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Notice During The Covid-19 Outbreak
 
In solidarity, we at the Interfaith Peace Project stand together in these times of heart break and upset. Some of you may have lost friends or family members. Some of you may have lost your job and your income; some may be working overtime to help with the crisis. Some of you may be home and alone and some may be trying to figure out a new way to live. Please let us know how we can help. If you would like a phone appointment with any of us, give us a call. You may call or email Tom at:
 
Tom Bonacci
925-787- 9279
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March 21, 2020
 
Dear Friends,

In continued celebration of the International Day of Peace, we would like to share with you this month a meditation written by Jack Plurkowski, a high school senior. Thank you so much Jack for sharing with us!
 
 
Total Silence. Total Stillness. Total Peace

Photo by Jack Plurkowski

I can understand that the question or wish for peace is on a great many peoples’ minds considering the outbreaks and the decisions of the government. Perhaps I can offer my definition of peace as well as a possible setting for it. And remember, this is only what calms me. Your definition may be the complete opposite, dear reader. To me, I see peace as not total order or total balance, but total stillness or emptiness. 

Everything being in order can still be busy, and everything in balance will certainly mean there is trouble nearby. But with utter stillness, like in the fading hours of the day on a lake or in a forest, you can experience a silence so profound and complete that it’s enough to make one shudder. As with emptiness, with nothing to cause noise, there is no noise at all. Peace, at least to me, isn’t truly or fully the lack of conflict or presence of cooperation. It is what I spoke of before. Total silence. Total stillness. Total peace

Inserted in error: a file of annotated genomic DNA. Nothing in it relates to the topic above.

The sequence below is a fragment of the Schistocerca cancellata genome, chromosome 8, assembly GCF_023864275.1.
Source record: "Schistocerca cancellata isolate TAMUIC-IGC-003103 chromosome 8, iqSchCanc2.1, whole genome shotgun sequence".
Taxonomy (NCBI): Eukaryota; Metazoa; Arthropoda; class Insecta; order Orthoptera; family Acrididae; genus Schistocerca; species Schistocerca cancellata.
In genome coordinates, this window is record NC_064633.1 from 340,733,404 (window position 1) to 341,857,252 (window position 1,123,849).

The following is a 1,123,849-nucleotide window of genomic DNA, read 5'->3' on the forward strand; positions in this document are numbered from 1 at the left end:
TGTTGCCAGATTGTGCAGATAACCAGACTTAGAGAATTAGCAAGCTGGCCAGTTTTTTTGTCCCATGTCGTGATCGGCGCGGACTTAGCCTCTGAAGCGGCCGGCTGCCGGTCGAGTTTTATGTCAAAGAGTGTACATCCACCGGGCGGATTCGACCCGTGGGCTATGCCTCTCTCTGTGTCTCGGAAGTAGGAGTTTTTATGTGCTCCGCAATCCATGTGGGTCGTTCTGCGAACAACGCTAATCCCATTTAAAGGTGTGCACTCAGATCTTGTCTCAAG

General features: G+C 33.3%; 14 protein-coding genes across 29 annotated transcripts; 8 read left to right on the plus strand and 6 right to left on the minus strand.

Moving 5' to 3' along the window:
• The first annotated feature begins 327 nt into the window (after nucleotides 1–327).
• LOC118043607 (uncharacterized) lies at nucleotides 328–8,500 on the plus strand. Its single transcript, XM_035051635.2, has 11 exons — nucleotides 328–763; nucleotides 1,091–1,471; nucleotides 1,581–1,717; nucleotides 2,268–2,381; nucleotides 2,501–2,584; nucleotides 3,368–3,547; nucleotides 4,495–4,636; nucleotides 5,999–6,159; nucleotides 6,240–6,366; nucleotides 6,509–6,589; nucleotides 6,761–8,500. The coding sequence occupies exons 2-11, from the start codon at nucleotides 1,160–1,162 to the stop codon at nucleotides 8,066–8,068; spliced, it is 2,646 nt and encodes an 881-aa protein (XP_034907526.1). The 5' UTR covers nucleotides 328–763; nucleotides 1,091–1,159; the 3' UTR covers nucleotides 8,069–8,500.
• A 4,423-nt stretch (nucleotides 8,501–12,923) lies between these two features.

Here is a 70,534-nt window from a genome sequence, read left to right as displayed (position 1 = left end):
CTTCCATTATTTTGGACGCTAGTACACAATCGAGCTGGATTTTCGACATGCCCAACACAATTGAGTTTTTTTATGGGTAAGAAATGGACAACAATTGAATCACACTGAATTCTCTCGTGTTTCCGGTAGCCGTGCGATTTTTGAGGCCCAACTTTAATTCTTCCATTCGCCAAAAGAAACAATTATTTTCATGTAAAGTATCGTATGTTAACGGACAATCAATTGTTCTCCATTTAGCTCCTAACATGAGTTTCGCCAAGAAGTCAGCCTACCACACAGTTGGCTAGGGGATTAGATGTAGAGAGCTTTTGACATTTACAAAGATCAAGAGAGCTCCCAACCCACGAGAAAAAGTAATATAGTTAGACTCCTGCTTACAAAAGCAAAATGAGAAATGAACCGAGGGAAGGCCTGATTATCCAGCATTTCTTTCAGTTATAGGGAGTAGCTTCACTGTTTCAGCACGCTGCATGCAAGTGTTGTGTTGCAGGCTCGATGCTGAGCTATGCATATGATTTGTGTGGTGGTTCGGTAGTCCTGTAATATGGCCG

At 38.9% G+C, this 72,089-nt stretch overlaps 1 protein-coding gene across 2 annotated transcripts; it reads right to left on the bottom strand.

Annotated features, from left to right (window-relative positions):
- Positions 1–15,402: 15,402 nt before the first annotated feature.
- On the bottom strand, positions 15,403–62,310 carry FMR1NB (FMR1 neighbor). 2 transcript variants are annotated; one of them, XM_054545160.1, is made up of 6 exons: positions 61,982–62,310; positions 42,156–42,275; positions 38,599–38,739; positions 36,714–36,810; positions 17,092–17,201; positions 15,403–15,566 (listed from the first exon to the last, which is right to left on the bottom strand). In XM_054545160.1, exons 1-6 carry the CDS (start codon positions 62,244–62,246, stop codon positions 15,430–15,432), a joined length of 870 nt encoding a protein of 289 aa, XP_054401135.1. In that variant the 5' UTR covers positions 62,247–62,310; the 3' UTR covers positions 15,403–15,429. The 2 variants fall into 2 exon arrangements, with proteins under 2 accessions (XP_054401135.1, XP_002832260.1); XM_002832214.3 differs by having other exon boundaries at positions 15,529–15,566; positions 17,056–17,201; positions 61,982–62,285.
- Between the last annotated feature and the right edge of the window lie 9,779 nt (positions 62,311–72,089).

The scene that brings peace to me the most is that of a cabin up in some of the highest reaches of Minnesota. It is a place of nearly untouched beauty and verdant life. Down some distance from the cabin, beyond the pine, over the rocks, through the brush and branches, and at the edging waters of a lake, sat upon pine needles and birch bark, there is a weathered and wooden bench. It’s as gray as steel and an elder to me. Moss grows on the legs while lichen sprouts on the seat and arms. Around me is a small clearing, big enough just to feel the freedom of space, but not so far as to feel separate from the forest. Pines stand vigilant at the edges of the water, rooted in soil and stone alike while birches watch behind the bench with noiseless elegance with their pine counterparts. And from the bench’s rough or smooth seat, weathered and worn nonetheless, I see through a gap in the trees the lake set aflame by a dying sun. The waves of quicksilver, barely more than ripples in a pond, are turned to gold at their peaks and obsidian at their valleys. And in the sky above, ablaze in the magnificence and splendor of heaven’s gates, clouds stretch across to grasp the sun’s rays and allow the coming night to shade the azure sky with violet and lavender only for the sun to streak its own brush past the clouds to paint its rays atop Night’s work to produce a masterpiece no mortal or deity alike could replicate. 

From there, on my humble wooden bench, I sit and look on, the whispers of wind and water falling on deaf ears as I take in the seraphic scene. From the sight of it all, the shackles of the tumultuous world fall away to allow me peace. It would not matter if it had only been a moment or a lifetime. That sight, and the memory of such a soulful world give me enough peace for eternity. Enough so, that I would never be without its mark and blessing.

 – Jack Plurkowski

 

Photo by Jack Plurkowski